Architect and local resident Sheri Locke’s proposed design for the four acres owned by Avondale Estates between North Avondale Road (south) and New Street (north). Note that Franklin Street bisects the property but in this rendition is limited to pedestrians only. The amphitheater is in the northeast corner and two retail buildings front North Avondale. The city hopes to approve RFPs for park (center green space) and building development design by Nov. 12. Courtesy Sheri Locke

Avondale Estates outlines next steps for developing four acres

Avondale Estates’ Downtown Development Authority recently completed a “process map” outlining the next steps for developing four acres off North Avondale Road purchased by the city several years ago.

The map culminates with the city commission voting on a package which the DDA calls “The Path Forward.” This package includes Requests For Proposals for park design and development design, along with a long-term financial strategy. The vote is scheduled for the commission’s Nov. 12 regular meeting.

The city appears committed to following the overall design drawn up by architect and Avondale resident Sheri Locke. Her configuration includes two retail/restaurant buildings fronting North Avondale and a roughly 2.5-acre park in the middle, bisected by Franklin Street, which gets converted in a pedestrian-only path.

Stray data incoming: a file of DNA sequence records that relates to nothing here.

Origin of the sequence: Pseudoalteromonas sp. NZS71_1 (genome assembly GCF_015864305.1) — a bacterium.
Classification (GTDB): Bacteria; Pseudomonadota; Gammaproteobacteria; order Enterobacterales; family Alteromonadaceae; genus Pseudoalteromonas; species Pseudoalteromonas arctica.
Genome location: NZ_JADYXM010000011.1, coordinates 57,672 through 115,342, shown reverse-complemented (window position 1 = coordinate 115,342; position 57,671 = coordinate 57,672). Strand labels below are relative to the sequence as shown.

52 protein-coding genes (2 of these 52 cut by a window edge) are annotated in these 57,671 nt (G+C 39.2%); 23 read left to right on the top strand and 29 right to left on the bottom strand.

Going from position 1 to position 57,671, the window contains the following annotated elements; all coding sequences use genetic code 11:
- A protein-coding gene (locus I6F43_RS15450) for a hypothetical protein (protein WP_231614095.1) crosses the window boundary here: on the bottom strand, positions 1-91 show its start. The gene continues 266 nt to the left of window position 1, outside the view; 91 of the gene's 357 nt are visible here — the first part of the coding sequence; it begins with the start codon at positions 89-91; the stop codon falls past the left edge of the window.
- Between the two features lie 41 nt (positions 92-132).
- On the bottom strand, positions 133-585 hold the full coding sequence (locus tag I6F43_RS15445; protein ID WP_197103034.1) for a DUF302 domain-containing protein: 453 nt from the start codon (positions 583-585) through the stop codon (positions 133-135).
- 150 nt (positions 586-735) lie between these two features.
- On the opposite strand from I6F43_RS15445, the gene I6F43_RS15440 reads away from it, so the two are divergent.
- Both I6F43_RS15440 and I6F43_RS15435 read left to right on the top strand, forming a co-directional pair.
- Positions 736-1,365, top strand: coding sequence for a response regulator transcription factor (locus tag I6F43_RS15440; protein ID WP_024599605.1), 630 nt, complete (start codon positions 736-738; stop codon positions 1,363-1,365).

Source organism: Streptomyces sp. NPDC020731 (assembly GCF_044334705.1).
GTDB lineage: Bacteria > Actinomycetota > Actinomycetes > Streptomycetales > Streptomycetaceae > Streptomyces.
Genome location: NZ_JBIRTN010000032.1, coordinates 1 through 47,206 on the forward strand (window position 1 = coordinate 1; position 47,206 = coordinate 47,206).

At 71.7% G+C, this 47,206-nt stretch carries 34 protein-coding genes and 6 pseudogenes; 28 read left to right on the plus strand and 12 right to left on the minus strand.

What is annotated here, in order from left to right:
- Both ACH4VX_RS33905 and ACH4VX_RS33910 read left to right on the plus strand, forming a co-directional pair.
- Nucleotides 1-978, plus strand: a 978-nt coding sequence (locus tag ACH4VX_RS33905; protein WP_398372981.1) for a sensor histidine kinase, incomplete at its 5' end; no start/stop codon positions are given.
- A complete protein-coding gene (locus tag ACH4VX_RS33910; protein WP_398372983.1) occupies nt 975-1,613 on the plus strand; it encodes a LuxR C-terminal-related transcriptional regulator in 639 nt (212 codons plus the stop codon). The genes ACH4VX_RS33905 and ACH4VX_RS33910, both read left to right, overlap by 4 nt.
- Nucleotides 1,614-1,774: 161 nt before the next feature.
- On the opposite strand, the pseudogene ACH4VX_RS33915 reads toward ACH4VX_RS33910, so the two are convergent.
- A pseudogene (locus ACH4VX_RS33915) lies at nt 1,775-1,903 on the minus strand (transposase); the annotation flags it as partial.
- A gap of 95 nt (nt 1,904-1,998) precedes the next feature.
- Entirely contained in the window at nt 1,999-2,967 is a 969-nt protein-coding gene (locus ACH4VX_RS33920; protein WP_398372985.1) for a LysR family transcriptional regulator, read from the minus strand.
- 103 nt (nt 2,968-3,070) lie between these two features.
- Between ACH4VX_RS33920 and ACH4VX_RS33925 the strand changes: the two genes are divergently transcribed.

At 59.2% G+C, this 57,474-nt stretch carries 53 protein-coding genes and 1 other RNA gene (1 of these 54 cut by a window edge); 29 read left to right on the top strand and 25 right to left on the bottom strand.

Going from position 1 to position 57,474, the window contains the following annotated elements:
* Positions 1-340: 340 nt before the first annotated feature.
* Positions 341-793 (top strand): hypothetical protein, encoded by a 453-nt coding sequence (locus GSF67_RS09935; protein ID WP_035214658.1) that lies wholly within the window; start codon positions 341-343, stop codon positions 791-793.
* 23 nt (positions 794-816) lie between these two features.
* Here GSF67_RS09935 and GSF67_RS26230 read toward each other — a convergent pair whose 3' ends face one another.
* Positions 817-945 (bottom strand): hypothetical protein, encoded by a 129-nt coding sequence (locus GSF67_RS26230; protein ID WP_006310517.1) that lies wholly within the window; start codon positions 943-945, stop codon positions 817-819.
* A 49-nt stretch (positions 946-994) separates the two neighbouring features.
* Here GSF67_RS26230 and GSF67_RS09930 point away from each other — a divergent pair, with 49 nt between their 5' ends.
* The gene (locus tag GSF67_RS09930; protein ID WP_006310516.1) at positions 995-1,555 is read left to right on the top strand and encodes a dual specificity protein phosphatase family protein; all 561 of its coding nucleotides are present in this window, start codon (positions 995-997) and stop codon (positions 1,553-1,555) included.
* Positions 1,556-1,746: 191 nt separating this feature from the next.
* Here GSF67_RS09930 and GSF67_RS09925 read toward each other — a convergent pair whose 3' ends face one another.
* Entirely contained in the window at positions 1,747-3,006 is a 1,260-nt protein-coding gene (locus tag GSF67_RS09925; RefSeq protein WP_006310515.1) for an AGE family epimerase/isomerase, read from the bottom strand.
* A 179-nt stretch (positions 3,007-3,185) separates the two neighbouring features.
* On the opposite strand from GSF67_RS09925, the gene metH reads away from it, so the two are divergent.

During an Oct. 8 work session both the commission and DDA appeared to agree on basic broad-stroke details. These include a building height of minimum two/maximum three stories, a long patio overlooking the park and a band shell or amphitheater on the property’s northeast corner.

Both boards agree that with the commercial buildings they want to mostly avoid the Tudor style that permeates the downtown business district.

During the work session DDA Vice Chair Sam Collier estimated that developing the park alone would cost in the $5 to $6.5 million range. But he later told the AJC that this “is just a guess. We can give a more accurate number after we go though the design process.

“What we want to get across to the community,” he added, “is that we need to make a commitment. We want to choose a design team and a developer as fast as humanly possible. We believe this will be the centerpiece of downtown.”

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